Abdullah Haron, commonly known as Imam Haron, was a progressive Islamic scholar and imam at the Stegman Road Mosque in Cape Town. Over the years, he became increasingly critical of the government’s apartheid policies and on 28 May 1969, Haron was detained and charged with terrorism. He was kept in solitary confinement for 123 days and subjected to daily interrogations and likely torture. Haron died while in police custody on 27 September 1969. Despite evidence to the contrary, an initial inquest in 1970 ruled that Haron had fallen to his death by accident. Encouraged by the success of the Timol inquest, the Haron family has decided to request the re-opening of the inquest. However, an official decision on the matter has yet to be made by the Minister of Justice.
Imam Abdullah Haron was born in Newlands-Claremont on 8 February 1924 to Asa Martin and Amarien Haron, the youngest of five children. Having lost his mother as an infant, Haron was primarily raised by his aunt, Maryam. On 15 March 1950 Haron married Galiema Sadon. The couple had three children, Muhammed, Fatiema, and Shamela.
Haron was tutored in Islamic Studies by a number of eminent Islamic scholars, including Shaykh Abdurrahman al-Alawi al-Maliki, Shaykh Abdullah Taha Gamieldien, and Shaykh Ismail Ganief. The latter particularly encouraged his interest in social welfare. In addition to his religious studies, Haron also taught at a local Muslim school. Here, he befriended members of the teaching and building trade, and communist organisations. It was during this time that his political activism was awoken.
In 1955, at the age of 32, he was appointed to lead the Al-Jaamia congregation at the Stegman Road Mosque in Cape Town. He was one of the youngest imams in South Africa, and was considered very progressive. As imam, he worked to raise the consciousness of his congregation, and of the wider Muslim community, to the injustices of apartheid. He also forged ties with non-Muslims, including Christians, communist groups, and other faiths and organisations.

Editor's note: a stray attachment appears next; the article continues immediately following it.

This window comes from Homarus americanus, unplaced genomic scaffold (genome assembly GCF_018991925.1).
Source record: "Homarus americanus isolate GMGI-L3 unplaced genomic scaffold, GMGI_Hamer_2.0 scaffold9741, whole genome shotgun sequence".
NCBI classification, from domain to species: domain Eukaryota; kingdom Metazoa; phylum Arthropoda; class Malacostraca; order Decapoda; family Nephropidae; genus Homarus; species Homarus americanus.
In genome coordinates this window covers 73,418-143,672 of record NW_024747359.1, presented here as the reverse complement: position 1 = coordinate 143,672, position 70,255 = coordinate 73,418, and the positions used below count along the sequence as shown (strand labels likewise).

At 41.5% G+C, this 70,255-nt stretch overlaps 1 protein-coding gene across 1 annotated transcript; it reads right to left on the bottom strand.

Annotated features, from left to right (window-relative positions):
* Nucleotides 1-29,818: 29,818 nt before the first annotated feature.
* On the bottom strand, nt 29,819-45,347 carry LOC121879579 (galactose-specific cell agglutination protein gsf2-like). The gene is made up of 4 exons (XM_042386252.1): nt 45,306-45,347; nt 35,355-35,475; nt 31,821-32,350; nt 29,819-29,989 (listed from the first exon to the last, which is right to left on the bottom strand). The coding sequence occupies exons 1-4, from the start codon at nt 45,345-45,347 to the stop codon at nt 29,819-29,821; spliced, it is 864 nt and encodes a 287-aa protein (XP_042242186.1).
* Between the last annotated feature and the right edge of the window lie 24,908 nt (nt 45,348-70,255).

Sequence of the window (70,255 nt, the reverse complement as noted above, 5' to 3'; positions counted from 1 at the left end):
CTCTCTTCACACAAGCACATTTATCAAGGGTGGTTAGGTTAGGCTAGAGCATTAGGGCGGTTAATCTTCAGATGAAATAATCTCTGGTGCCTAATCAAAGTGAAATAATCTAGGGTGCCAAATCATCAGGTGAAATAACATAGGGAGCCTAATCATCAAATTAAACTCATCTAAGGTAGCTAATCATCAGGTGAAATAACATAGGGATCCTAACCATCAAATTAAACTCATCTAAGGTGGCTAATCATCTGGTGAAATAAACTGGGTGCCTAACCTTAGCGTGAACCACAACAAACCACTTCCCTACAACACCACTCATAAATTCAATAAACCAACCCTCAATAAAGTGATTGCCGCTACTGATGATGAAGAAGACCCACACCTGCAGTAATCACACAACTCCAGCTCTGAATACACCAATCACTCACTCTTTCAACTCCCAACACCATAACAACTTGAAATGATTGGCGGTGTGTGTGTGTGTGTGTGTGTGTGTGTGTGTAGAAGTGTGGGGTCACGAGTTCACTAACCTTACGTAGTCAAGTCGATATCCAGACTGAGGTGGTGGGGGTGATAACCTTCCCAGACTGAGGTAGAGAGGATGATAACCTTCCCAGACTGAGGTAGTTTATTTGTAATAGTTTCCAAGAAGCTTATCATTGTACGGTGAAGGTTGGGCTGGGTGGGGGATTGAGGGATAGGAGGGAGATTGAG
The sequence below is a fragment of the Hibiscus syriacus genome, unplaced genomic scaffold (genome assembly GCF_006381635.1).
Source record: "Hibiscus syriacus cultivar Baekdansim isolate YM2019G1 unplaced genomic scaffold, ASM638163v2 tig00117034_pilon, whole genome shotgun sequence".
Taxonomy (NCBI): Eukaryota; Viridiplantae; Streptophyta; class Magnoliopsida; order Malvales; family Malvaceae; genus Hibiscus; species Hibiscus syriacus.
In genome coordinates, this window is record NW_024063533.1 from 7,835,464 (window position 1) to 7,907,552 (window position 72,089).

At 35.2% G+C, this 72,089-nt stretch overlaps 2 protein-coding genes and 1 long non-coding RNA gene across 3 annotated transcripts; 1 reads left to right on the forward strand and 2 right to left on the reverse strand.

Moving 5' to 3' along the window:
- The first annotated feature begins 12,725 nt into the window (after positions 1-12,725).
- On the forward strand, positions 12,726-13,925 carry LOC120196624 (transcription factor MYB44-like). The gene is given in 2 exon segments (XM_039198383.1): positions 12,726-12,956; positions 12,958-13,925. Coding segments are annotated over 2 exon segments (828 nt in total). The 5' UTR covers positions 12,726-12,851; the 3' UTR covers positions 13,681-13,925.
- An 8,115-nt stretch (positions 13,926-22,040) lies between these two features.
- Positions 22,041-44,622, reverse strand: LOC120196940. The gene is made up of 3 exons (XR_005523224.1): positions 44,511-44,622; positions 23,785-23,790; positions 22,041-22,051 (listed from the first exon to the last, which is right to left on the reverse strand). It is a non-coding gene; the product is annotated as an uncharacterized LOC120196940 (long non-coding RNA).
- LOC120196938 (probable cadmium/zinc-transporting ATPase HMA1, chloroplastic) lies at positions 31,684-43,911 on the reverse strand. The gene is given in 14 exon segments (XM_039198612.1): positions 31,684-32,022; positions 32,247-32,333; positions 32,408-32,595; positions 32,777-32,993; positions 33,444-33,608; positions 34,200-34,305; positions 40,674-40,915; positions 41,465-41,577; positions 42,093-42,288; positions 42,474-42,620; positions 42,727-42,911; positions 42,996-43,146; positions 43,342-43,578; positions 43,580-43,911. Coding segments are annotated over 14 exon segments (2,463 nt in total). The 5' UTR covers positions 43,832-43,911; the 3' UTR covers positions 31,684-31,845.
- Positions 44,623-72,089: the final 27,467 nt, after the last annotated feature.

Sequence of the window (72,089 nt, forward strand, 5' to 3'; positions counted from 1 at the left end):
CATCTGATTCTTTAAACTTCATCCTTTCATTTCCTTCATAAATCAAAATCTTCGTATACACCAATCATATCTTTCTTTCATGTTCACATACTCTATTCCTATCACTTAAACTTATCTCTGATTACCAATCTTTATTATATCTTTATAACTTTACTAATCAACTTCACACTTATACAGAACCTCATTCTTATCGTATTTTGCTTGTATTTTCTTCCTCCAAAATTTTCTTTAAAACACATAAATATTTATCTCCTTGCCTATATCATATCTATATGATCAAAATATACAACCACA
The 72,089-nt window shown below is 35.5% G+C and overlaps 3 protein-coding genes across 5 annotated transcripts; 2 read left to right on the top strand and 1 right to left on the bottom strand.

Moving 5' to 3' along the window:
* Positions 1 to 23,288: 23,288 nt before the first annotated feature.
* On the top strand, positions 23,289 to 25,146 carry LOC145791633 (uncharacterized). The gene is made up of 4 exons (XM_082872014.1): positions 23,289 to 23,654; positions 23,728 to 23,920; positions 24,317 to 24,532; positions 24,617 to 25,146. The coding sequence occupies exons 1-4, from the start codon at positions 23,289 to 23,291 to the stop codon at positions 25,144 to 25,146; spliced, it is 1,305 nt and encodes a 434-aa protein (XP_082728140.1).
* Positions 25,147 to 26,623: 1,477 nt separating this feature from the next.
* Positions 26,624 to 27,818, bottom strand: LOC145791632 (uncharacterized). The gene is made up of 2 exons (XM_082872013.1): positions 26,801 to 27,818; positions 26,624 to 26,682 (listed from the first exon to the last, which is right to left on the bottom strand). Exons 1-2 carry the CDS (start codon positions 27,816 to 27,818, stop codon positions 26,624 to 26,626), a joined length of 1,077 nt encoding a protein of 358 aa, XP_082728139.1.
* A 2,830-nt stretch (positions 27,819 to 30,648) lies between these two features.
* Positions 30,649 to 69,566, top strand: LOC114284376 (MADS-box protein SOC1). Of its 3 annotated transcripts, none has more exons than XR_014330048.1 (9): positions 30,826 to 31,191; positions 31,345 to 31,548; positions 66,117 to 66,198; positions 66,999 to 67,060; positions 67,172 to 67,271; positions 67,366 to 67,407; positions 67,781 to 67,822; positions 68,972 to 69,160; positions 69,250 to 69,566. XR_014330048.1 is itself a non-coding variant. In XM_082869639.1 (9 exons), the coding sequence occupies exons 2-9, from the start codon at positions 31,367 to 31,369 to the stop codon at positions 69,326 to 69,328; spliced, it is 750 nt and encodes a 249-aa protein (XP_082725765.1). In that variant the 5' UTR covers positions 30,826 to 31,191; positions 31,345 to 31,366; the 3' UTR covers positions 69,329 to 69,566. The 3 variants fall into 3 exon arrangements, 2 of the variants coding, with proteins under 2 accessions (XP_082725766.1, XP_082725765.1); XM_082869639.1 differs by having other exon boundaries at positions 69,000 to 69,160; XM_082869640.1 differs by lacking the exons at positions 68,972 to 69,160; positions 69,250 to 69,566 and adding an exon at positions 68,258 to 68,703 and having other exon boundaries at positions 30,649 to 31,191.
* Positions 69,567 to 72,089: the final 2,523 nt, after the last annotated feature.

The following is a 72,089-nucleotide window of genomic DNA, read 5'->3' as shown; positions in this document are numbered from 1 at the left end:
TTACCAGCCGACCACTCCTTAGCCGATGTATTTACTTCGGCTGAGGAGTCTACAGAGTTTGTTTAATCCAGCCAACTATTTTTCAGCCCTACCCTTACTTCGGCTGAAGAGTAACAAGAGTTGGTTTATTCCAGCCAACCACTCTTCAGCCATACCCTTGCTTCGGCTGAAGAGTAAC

Over the years, he became increasingly critical of the government’s policies, and sometime in the 1950s or 1960s, he began taking part in clandestine anti-apartheid operations. In order to protect his family and congregation, he deliberately kept his political actions secret, so it is unclear exactly what operations he took part in. However, he is known to have developed close ties with the African National Congress (ANC) and the Pan Africanist Congress (PAC), both banned organisations at the time, as well as the Black Sash, a non-violent legal welfare movement of volunteer women.
In addition to his duties as imam, Haron also worked as a salesperson for the Wilson Rowntree confectionary company. This job allowed him legal movement in and out of black townships, despite the segregation laws that separated the races. Along with several close friends, he also established the progressive Claremont Muslim Youth Association in 1958 and a monthly newspaper, the Muslim News, in 1960. Both organisations distributed cultural, religious, and political news, and emphasised inclusivity. This ran contrary to the State’s policies of racial and religious segregation.
On 28 May 1969, Haron was summoned to the Security Branch office at Caledon Square in Cape Town. There, he was charged with terrorism under section 6 of the Terrorism Act 83 of 1967. The Haron family was told that he died on 27 September 1969. The police stated that he had fallen down a flight of stairs. In the aftermath of his death, his widow learnt that the Islamic marriage between her and her husband was not recognised, meaning she could not inherit his estate. As a result, Galiema Haron was forced to sell her home. At the same time, the Haron family instituted a claim against the Minister of Police and the Minister of Justice for the death in detention, but was forced to abandon the case due to financial constraints.